Other, less-volatile prisoners include elderly, garden-loving Jeanette "Mum" Brooks (Mary Ward); the bickering, teddy-clutching misfit Doreen Anderson (Colette Mann) and alcoholic Lizzie Birdsworth (Sheila Florance) and seductive prostitute Marilyn Mason (Margaret Laurence), who seduces prison electrician Eddie Cook (Richard Moir). The "screws" (prison officers) include firm-but-fair governor Erica Davidson (Patsy King), dour deputy governor Vera Bennett (Fiona Spence, nicknamed "Vinegar Tits") and compassionate senior officer Meg Jackson (Elspeth Ballantyne).

Early episodes, featuring violence and mayhem, include Lynn Warner's burning; a prisoner hanging herself in her cell; unrequited lesbian love; a fatal stabbing, and a flashback sequence inspired by Alfred Hitchcock's Psycho in which Karen Travers stabs her abusive husband to death in the shower. The series' first major story arc is the turf war between Bea Smith and Franky Doyle, culminating in a riot where Meg Jackson is held hostage and her husband—prison psychiatrist Bill Jackson (Don Barker)—is stabbed to death by inmate Chrissie Latham (Amanda Muggleton).

Series extension[edit]

Prisoner premiered in Australia on 27 February 1979. Its success prompted the producers to extend the series, first from 16 to 20 episodes and then indefinitely. The production schedule increased from one to two hour-long episodes per week; Carol Burns left the show after 20 episodes, feeling that she could not continue playing Franky Doyle with the tighter schedule. She was written out of the show as an escapee from Wentworth with Doreen Anderson, shot dead by a policeman after being on the run for three weeks.

New story arcs were introduced. Karen Travers appeals her sentence and is released, resuming her relationship with Greg Miller and becoming involved in prison reform. As original characters began leaving the series (Mum Brooks, Lynn Warner, Karen and Greg appeared beyond the initial sixteen episodes, but most leave by the end of the 1979 season; Greg leaves in early 1980), new characters arrive: husband-beater Monica Ferguson (Lesley Baker), career criminal Noeline Burke (Jude Kuring), idealistic murderer Roslyn Coulson (Sigrid Thornton) and imprisoned mother Pat O'Connell (Monica Maughan), in addition to shorter-term inmates with brief storylines. Prostitute Chrissie Latham, a minor character in the early episodes, returns as an antagonist and a male deputy governor, Jim Fletcher (Gerard Maguire), joins the female-dominated cast.

Bea, Lizzie and Doreen[edit]

As Prisoner began its second year of production in 1980 the series formula was in place, with its characters a recognisable set of archetypes. The prison population consisted of a core group of sympathetic prisoners – a top dog, an elderly inmate, a wayward youngster – and other characters such as an antagonist who threatens the top dog, a middle-class prisoner out of her element, remand prisoners awaiting trial and heavies as enforcers.

After the departure of Franky Doyle, Karen Travers and Lynn Warner, Bea Smith, Doreen Burns (née Anderson) and Lizzie Birdsworth are the front-line prisoners. Bea, a tough, ambivalent, maternal leader, softens by comparison with the 1979 episodes. The death of her teenaged daughter Debbie (Cassandra Lehman) from a heroin overdose is her motivation for killing her husband when she is released early in the series and explains her hatred of drug offenders and clouded judgement when children are involved. Doreen, a well-meaning, inept tragicomic figure, is easily influenced by others. Lizzie, a mischievous, elderly alcoholic with a bad heart, occasionally thinks about dying in prison. The three are joined early in 1980 by Judy Bryant (Betty Bobbitt), an American expatriate lesbian who is imprisoned to be with her girlfriend: scheming drug dealer Sharon Gilmour (Margot Knight). Introduced for the Sharon storyline (and as an opponent of Bea), Judy became part of the core group of regulars (and Bea's unofficial second-in-command), the show's longest-serving inmate and the second-longest-running character (behind Elspeth Ballantyne as Meg Jackson-Morris).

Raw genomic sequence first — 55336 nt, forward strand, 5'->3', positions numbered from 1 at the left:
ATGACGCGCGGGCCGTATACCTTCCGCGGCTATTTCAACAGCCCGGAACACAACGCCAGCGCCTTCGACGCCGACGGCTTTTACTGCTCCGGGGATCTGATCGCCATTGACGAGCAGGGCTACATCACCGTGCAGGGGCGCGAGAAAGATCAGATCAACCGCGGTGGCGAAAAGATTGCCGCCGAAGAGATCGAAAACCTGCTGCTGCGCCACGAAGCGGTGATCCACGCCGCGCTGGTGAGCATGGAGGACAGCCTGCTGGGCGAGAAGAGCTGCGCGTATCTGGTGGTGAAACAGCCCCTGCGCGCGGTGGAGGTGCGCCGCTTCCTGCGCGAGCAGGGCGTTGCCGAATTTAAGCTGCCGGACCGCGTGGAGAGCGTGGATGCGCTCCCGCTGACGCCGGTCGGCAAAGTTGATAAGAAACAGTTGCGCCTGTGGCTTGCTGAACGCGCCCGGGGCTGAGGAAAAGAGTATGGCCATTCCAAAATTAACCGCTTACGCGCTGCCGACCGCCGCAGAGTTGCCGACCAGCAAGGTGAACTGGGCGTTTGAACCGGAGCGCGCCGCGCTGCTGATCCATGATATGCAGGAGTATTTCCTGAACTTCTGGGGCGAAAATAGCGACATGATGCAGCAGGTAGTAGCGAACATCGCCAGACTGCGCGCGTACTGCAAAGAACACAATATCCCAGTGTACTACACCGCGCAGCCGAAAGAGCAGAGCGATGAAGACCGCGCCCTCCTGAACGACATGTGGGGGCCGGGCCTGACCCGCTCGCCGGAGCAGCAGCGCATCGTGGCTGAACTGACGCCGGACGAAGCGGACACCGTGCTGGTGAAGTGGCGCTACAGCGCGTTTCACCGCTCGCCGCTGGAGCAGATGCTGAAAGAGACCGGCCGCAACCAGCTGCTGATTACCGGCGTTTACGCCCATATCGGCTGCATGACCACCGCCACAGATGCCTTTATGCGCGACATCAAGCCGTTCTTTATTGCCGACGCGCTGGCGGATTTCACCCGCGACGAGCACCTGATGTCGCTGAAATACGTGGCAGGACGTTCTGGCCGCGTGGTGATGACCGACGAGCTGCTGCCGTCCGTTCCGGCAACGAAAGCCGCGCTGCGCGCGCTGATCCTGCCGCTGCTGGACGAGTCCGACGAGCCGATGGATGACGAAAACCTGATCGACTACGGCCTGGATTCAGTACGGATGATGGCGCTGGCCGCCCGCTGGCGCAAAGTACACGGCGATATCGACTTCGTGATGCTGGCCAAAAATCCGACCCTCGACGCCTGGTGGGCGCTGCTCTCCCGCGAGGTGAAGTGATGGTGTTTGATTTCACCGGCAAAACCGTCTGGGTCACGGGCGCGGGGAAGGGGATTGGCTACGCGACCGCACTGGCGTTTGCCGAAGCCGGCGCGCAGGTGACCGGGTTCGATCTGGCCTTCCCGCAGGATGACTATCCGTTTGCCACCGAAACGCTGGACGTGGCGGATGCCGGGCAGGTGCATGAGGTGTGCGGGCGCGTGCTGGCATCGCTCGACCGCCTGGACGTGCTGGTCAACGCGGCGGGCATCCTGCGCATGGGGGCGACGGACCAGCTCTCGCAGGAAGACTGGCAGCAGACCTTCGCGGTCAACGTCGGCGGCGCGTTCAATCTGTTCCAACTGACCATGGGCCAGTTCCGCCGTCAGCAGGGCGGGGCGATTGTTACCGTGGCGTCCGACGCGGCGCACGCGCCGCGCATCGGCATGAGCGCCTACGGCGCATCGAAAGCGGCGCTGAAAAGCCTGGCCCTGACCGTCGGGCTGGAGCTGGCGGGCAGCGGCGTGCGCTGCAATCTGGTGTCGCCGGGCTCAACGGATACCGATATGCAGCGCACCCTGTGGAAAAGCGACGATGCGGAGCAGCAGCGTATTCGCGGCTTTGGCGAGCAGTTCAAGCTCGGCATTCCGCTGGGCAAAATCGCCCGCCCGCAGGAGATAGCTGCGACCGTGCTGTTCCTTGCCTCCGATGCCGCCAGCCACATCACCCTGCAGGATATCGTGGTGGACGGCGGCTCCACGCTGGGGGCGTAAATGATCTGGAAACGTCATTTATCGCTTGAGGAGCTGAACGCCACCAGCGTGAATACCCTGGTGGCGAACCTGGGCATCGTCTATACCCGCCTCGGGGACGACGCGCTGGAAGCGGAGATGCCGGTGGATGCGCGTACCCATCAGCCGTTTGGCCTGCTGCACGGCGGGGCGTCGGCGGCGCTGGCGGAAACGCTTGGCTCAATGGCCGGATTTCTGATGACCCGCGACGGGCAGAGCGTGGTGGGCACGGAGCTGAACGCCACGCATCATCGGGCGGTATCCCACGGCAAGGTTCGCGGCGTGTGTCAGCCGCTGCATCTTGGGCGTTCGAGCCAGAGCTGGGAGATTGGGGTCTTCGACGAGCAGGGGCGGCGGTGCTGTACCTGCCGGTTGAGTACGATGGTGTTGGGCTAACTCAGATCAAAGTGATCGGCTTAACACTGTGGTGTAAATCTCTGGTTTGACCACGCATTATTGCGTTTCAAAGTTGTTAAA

The mix of officers also established a template of character types. Progressive governor Erica Davidson's approach to the job was more rigid than warm-hearted warder Meg Jackson and more permissive than acidic Vera Bennett, with firm-but-fair deputy governor Jim Fletcher switching sides from Vera to Meg. Erica faces an uphill battle with untenable directives from her superiors at the Department of Corrective Services, represented by Ted Douglas (writer Ian Smith, the show's script editor for most of its run). Storylines dealing with the prisoners' everyday lives were cyclical: harsh treatment leading to prisoner resistance, followed by concessions and freedom (exploited by the prisoners, requiring stricter discipline).

Capitalising on the voyeuristic appeal of female prison life, Prisoner's storylines had familiar elements: smuggling, personality clashes, staff politics, prisoner resistance in the form of strikes and riots and a variety of issue-based court cases, police investigations and escapes. It made extensive use of cliffhangers, with dramatic escapes, crimes and catastrophes befalling the prison and its inhabitants. Plots also ventured outside Wentworth, with episodes about the officers' private lives and the efforts of newly released prisoners to adjust to life outside (including forces leading to recidivism). Bea Smith is released during the series' early episodes; with nothing and no-one on the outside since the drug-related death of her daughter Debbie, she vengefully shoots her estranged husband dead and is imprisoned for life. The elderly Lizzie Birdsworth is released when new evidence indicates that she is innocent of the poisoning for which she served twenty years. With no place for her on the outside, Lizzie commits a petty offence to return to her "home" at Wentworth. Although the series had upbeat storylines (such as Karen Travers' in 1979), for characters like Bea and Lizzie prison was the only option.